As travel returns to pre‐pandemic conditions, population growth is projected to increase to
1.4 per cent by 2024–25 and then gradually decline to 1.2 per cent by the end of the medium-term in 2032–33. These growth rates are similar to those expected prior to the COVID-19 pandemic. However, losses in migration during the pandemic will lead to our population being smaller and older than forecast before the pandemic.

Life expectancy at birth, Australia


Source: ABS, Historical Population, 2016 (Canberra: ABS, 2019); ABS Life Tables, 2018–2020 (2022) 

Australia has one of the highest life expectancies of any nation, ranked sixth highest for both men and women. Only Japan, Switzerland, Singapore, Spain, and Italy have higher life expectancies than Australia. Australian men and women have higher life expectancy than similar countries, such as New Zealand, the UK, and the US.

In recent years, life expectancy (at birth) for males has improved at a faster rate than for females. Over the past 10 years, life expectancy for males increased by 1.7 years and for females by 1.3 years. Around 30 years ago, life expectancy at birth in Australia was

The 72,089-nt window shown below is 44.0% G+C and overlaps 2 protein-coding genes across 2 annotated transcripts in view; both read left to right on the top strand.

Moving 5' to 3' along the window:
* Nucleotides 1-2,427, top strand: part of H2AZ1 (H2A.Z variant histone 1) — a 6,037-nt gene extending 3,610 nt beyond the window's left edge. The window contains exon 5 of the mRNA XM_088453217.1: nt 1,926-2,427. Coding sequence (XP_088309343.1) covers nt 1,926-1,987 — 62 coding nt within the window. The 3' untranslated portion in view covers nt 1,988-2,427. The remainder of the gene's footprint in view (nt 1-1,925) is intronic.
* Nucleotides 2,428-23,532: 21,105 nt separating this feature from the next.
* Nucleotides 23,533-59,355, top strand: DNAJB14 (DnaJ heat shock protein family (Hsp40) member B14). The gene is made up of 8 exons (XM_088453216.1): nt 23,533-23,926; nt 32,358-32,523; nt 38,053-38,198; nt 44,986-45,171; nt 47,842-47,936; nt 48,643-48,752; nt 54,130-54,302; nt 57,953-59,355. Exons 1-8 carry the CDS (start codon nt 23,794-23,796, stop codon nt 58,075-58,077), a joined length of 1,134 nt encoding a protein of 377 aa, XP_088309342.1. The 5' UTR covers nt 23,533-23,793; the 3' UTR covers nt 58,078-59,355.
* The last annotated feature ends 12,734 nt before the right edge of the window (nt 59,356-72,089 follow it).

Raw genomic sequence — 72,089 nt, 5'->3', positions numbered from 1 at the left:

73.9 years for males and 80.1 years for females, a gap of 6.2 years. This gap narrowed to 4.1 years in 2018–20.

Life expectancy is much lower among Aboriginal and Torres Strait Islander peoples than the non-Indigenous population. Nationally, Aboriginal and Torres Strait Islander males born in 2015–2017 are expected to live to 71.6 years and females to 75.6 years, and non-Indigenous males and females to 80.2 years and 83.4 years, respectively. The Close the Gap in life expectancy within a generation, by 2031 target is not on track to be met.

When comparing the states and territories there is considerable variation. The ACT has the highest life expectancy (males at 82.1 years and females at 85.9 years), and the Northern Territory has the lowest (males at 76.2 years) and females at 81.0 years).

Fertility rate, Australia


Source: ABS, Historical Population, 2016 (Canberra: ABS, 2019); ABS, Births, 2020 (2021)